Metabolomics is a relatively new technology that involves the measurement of an organism’s global metabolic response to some physiologic stress. The study of this technology is gaining momentum, as measurement of a person’s metabolic profile in easily accessible biological fluids can help distinguish disease states from non-disease states earlier. Thus, patients could receive appropriate therapies earlier, which can improve outcomes in cases such as pneumonia and sepsis. In the May 2013 issue of Respiratory and Critical Care Medicine, the authors used 1H proton nuclear magnetic resonance spectroscopy to measure the concentrations of 58 different metabolites in serum samples taken from 140 pediatric subjects from 11 different institutions.

The subjects were divided into healthy controls, children with septic shock, and children with systemic inflammatory response syndrome (SIRS) who were admitted to a pediatric intensive care unit. They were also further divided into age groups (neonates, infants, toddlers, and school age children) to determine if the metabolic profiles changed with age. Once the samples were obtained and metabolites measured by spectroscopy, multivariate statistical analyses were applied to separate metabolic variation in the subjects to detect patterns in metabolic profiles. For example, principal component analysis (PCA) was used to reduce the number of variables by removing redundancies. Other statistical methods that were then used included partial least squares discriminant analysis (PLS-DA) and orthogonal partial least squares discriminant analysis (OPLS-DA).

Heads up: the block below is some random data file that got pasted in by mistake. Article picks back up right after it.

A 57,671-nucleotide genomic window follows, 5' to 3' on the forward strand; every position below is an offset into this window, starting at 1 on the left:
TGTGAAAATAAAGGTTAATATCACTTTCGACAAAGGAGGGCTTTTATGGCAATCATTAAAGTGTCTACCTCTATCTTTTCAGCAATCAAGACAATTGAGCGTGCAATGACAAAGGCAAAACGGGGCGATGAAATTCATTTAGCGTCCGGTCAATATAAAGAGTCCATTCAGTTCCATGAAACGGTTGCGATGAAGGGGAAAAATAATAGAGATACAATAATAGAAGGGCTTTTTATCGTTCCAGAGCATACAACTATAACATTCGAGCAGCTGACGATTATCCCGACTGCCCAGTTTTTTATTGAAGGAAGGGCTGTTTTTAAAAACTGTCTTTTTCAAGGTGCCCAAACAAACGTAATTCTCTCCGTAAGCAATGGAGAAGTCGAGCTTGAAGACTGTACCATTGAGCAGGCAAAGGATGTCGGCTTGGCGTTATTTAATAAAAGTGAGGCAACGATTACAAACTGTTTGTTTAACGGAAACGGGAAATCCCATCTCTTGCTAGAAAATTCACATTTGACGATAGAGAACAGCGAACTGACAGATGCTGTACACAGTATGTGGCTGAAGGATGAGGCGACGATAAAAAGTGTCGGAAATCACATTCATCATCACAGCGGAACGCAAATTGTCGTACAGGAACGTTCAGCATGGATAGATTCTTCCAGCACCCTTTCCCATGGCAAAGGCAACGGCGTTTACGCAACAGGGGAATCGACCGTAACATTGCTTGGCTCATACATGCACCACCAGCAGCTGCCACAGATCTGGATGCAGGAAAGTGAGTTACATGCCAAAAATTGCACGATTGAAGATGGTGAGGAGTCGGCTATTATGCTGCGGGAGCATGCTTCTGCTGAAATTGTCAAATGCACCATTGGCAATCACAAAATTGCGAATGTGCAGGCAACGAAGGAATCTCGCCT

By first applying PCA and then PLS-DA methods to the data, the authors were able to delineate successfully the metabolic scores of healthy control subjects from SIRS and septic groups on a 3-D score scatter plot. Although there was some overlap between the SIRS and septic groups, overall, the studied groups were well clustered. Using this statistical method, no differences in metabolic patterns developed because of age differences. Additionally, using the OPLS-DA model, distinct metabolic profiles could also be used to delineate the SIRS group versus the control group and the septic group versus the control group. Again, however, the comparison between the septic group and the SIRS group was less defined. Of note, the use of the OPLS-DA model demonstrated differences in metabolic profiles between the school-age children compared to the younger patient groups.

Another important aspect of this work involves the ability of metabolomics to prognosticate. The authors discovered that by measuring these metabolites and applying these statistical methods, they could more accurately predict mortality rates compared to the conventionally used physiologically-based Pediatric Risk of Mortality III-Acute Physiology Score model or procalcitonin levels.

This is the first study to examine the use of metabolic profiling to evaluate pediatric patients with septic shock, and it is an important first step that promises a new way to diagnose pediatric patients with septic shock and aid with prognosis. Further study with a larger cohort of patients is needed, as it may lead to even better delineation of metabolic profiles and diagnoses. The hope is that one day septic pediatric patients may be treated earlier and have improved outcomes.

This Concise Critical Appraisal is authored by SCCM member Daniel E. Sloniewsky, MD. Each installment highlights journal articles most relevant to the critical care practitioner.

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